21. I started gaming in Australia and this phenomenon didn't really happen here - I think reading about this, along with the scares about heavy metal music having back-masking, were the first time my youthful brain realised there Might Not Be Something Quite Right about America.

    But Oz did have a small strain of born again madness, and so that infamous 60 minutes report on people losing their minds and killing their friends was broadcast, which didn't help my hobby's reputation for a few years. And I did once know a guy who stopped DMing because his (religious) girlfriend didn't approve.

    Mostly though, in Australia, the big problem is that role-playing isn't sport. This can lead to trouble.

    ReplyDelete
  22. I also have a copy of "Turmoil In the Toybox". It is an entertaining read. I bought it a Goodwill years ago. One of the reasons I bought it was to keep it out of the hands of someone that might actually take it seriously.

    I never suffered through the 'D&D is Satanic' phase luckily. My Mother did disapprove of D&D though. Because she felt it distracted me from school work. Which isn't really surprising. School work was really dull and gaming was really interesting. She went to the length of 'stealing' my gaming books. I still haven't really forgiven her for that. I eventually recovered them. And at age 44 I am still an avid collector of RPGs.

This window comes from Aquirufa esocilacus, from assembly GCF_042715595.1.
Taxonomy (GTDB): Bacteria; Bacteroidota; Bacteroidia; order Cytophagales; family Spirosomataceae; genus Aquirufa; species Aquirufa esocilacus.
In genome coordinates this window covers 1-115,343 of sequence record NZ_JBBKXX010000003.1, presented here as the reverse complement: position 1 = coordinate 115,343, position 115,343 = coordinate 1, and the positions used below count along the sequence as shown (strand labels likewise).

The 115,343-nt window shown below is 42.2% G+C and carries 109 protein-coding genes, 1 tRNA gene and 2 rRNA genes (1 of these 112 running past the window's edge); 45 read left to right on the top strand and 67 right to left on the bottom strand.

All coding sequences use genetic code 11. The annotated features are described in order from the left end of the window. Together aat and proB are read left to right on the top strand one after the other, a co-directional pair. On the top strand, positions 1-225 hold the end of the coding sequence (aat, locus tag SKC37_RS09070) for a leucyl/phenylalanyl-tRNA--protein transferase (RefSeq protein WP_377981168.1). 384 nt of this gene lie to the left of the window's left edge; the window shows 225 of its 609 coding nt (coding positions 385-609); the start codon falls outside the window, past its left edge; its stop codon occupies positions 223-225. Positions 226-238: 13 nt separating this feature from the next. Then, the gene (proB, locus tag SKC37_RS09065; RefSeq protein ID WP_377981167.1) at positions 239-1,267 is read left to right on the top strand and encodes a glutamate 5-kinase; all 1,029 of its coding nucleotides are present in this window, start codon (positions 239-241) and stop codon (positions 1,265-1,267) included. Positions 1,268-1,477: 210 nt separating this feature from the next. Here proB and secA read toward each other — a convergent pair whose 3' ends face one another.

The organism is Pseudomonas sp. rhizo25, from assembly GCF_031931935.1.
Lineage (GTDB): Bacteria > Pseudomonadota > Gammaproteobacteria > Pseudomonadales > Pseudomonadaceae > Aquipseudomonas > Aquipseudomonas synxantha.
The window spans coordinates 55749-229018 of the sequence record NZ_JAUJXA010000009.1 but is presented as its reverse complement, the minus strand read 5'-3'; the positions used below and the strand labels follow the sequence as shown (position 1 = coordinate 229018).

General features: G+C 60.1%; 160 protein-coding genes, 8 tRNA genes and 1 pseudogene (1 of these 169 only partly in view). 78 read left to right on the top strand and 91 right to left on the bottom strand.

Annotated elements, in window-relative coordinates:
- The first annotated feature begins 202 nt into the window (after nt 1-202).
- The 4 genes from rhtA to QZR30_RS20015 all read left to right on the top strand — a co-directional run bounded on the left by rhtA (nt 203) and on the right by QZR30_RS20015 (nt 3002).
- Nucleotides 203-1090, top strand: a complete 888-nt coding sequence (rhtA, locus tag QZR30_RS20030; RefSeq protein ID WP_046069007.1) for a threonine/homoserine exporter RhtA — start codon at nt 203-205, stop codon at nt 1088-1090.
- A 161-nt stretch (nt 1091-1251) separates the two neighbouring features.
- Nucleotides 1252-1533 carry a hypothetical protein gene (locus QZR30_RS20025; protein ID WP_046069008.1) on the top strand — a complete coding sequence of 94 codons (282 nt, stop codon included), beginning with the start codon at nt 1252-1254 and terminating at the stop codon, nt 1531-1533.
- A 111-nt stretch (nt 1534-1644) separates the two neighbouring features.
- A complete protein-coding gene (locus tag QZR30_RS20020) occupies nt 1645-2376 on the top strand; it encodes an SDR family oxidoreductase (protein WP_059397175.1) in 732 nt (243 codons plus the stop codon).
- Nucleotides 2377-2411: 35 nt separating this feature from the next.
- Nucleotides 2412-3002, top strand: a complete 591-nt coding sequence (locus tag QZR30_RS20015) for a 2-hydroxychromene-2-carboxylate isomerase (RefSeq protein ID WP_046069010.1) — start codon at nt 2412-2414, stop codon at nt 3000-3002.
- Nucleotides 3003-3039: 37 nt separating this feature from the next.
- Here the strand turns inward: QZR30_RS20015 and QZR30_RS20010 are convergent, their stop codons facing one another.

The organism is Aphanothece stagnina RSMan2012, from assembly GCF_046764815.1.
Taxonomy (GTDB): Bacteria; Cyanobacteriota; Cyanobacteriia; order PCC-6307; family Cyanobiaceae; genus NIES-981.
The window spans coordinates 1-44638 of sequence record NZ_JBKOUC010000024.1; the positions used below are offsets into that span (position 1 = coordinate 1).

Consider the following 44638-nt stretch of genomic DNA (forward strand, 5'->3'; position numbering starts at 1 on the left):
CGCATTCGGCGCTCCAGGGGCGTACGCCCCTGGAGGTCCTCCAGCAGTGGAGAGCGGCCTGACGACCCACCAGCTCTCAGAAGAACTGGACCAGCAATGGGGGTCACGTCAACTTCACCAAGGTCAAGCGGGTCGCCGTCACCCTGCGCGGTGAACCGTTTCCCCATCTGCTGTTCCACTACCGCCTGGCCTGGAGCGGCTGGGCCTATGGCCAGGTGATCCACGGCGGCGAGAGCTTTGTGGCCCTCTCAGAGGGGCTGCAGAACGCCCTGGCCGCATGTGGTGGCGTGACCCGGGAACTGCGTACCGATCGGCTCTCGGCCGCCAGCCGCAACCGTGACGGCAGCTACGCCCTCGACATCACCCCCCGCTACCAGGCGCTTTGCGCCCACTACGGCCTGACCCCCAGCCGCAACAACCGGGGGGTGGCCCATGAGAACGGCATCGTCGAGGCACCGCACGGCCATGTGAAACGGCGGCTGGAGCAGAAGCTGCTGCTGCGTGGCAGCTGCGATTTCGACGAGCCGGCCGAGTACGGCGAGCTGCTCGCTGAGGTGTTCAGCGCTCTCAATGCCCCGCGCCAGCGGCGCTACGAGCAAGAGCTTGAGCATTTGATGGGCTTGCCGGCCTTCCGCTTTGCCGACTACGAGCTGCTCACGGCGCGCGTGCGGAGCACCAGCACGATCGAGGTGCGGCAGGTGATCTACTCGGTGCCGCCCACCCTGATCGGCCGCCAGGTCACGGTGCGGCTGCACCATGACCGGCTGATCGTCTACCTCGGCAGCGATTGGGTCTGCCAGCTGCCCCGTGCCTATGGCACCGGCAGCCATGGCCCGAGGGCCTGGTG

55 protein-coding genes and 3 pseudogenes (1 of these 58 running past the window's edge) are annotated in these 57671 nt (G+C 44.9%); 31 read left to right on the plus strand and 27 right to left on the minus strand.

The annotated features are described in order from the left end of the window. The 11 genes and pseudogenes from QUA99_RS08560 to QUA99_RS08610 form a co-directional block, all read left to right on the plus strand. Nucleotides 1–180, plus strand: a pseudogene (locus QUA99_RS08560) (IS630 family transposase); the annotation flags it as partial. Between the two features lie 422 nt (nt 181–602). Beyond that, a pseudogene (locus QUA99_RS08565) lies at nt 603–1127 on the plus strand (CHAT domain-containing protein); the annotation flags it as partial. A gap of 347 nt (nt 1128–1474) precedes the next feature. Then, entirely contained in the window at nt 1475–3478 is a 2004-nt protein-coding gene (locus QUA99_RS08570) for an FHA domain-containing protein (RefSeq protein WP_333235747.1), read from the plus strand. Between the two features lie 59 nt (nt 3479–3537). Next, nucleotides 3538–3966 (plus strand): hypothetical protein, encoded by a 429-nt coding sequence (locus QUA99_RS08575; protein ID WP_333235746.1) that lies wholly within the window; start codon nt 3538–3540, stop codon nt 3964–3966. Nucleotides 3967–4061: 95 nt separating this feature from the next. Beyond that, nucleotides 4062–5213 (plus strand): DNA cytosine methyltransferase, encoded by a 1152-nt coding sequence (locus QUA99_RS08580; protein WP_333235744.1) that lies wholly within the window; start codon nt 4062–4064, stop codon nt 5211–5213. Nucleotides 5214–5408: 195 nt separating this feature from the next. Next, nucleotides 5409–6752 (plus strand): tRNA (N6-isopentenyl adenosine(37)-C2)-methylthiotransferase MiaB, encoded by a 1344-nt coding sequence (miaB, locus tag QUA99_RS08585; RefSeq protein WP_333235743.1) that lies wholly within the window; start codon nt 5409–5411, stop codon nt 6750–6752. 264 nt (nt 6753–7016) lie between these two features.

ReplyDelete
  23. Lucky you. I grew up in Alabama.

    In fact, I still have relatives who are hostile to the evils of D&D. They haven't forgotten.

    ReplyDelete
  24. @Rach's reflections:

    It really isn't any different than "The Seduction of the Innocent" and the crusade against comics of the 1950s, although that had the imprint of "psychology" and not "Christianity" they are essentially the same event.

    Or the post-Columbine crusade against "goth" by people who so badly defined the subculture they actually identified plenty of things with it (such as Marilyn Manson) that are actively rejected by it.

    I'm sure some other pop culture fad is getting the same treatment right now but I'm just too out of the mainstream anymore to even had a clue what it is.